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Microsoft joins protest against Google web travel buy

Deal slurps Bing's software juice

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Microsoft has joined a coalition to challenge Google's purchase of ITA Software, teaming up with a one-time critic of its Bing travel service.

Redmond is one of three new members of FairSearch.org, founded to persuade the US Department of Justice to block Google's proposed purchase of ITA Software.

Microsoft's Bing search engine – which is crawling very slowly towards Google's mighty search market share – uses ITA's software for its travel service's flight search information.

ITA makes QPX, which you can see here. Google announced the acquisition on July 1 this year.

FairSearch.org's members include Kayak – the online flights, car rental, and destinations site that in June 2009 complained the just-launched Bing looked too much like its own service. Kayak contacted Microsoft about Bing Travel, saying the similarities would confuse users. Microsoft said at the time it was discussing the matter wit Kayak.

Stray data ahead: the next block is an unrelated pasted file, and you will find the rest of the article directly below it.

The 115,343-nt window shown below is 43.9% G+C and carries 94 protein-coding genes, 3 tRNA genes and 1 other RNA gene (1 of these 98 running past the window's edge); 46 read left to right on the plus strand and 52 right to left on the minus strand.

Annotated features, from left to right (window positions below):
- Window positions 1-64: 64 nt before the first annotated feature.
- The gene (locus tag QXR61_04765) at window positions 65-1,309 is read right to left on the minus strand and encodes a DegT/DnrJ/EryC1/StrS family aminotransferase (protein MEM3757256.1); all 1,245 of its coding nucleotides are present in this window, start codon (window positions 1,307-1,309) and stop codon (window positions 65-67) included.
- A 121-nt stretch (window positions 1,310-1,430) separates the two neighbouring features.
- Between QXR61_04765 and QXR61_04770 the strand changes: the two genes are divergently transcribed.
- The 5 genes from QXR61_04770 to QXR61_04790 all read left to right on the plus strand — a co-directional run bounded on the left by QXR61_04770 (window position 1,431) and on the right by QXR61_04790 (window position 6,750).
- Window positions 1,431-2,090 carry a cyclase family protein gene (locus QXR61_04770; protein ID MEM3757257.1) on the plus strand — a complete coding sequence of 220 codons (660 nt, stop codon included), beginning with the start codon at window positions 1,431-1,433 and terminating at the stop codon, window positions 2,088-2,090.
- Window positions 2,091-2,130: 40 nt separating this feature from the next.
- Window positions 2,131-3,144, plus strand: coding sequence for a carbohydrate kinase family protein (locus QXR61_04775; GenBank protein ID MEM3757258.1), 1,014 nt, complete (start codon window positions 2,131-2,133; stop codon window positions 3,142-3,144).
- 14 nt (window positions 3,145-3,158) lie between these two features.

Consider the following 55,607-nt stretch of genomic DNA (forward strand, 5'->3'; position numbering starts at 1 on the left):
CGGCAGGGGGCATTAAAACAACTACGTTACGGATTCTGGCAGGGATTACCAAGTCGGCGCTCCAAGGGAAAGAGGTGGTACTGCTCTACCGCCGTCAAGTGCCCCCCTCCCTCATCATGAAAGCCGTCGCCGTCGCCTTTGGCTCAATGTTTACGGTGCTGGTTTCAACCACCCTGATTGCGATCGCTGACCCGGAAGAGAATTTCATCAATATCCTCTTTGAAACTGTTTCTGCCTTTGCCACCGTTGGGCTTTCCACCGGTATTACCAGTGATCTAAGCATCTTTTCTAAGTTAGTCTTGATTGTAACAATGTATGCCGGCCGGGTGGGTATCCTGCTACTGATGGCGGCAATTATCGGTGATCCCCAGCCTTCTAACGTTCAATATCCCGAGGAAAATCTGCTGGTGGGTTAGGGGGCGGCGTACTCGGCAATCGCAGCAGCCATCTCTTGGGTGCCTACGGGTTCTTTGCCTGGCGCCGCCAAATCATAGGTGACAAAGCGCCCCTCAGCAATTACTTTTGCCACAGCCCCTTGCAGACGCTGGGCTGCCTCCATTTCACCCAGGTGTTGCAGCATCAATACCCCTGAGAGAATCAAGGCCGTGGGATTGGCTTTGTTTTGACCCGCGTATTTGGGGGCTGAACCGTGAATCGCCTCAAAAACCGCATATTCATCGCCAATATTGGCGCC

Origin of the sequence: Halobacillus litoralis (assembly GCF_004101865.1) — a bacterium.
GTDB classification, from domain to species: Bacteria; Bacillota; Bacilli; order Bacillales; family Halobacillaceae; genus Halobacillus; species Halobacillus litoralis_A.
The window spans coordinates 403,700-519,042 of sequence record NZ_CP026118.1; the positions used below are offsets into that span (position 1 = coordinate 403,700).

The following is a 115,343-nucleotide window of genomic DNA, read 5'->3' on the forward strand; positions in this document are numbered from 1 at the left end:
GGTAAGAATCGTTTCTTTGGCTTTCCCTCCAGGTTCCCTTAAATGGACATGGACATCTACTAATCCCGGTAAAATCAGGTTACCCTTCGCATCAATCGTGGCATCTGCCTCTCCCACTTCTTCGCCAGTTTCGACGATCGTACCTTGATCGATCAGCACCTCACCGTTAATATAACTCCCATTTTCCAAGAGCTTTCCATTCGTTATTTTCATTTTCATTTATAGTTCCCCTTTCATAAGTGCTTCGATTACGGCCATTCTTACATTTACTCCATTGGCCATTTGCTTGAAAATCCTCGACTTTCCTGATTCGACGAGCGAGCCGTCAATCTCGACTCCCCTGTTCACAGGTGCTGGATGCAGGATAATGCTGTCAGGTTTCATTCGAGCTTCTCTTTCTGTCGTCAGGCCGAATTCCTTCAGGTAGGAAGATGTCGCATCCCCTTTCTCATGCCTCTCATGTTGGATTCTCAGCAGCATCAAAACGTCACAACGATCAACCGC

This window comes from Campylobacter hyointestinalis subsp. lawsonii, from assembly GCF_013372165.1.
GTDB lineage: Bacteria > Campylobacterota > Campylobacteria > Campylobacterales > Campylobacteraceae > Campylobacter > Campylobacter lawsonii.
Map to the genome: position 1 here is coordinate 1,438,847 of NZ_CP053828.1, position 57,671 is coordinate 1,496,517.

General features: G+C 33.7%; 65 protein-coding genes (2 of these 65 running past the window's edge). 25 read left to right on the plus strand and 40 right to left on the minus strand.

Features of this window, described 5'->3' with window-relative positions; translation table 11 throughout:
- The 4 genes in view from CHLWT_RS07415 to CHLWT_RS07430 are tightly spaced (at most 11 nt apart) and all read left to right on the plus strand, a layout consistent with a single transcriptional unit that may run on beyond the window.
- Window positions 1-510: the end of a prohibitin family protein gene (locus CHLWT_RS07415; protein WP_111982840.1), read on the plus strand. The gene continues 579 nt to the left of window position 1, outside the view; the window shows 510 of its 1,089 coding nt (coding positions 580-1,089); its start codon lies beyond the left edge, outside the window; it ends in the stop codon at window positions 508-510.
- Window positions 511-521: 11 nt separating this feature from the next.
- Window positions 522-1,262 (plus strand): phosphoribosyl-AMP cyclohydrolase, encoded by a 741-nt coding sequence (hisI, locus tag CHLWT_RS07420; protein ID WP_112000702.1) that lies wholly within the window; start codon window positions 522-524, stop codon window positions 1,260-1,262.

That squabble now looks like history as Microsoft has thrown its lot in with Kayak and its SideStep brand. FairSearch. org also includes Expedia - a division of Microsoft spun out in 1999 - and its brands Expedia.com, Hotwire, and TripAdvisor as well as Farelogix and Sabre Holdings, with its brand Travelocity.

The other newbies joining with Microsoft on Monday are Zuji, an online Singapore-based online travel agency owned by Travelocity; UK vertical search engine Foundem, which is at the heart of an EU antitrust complaint against Google; and French online travel agency association Level.com.

FairSaerch.org said in a statement the fact new, international members had joined signaled "the growing concern around the world about the broader threat the Google-ITA deal poses to travel consumers."

The group claims owning ITA would give Google control over the software that powers "most of its closest rivals in travel search and could enable Google to manipulate and dominate the online air travel marketplace."

This would lead to higher travel prices, fewer travel choices for consumers and businesses, and less innovation in online travel search, FairSearch.org said. ®

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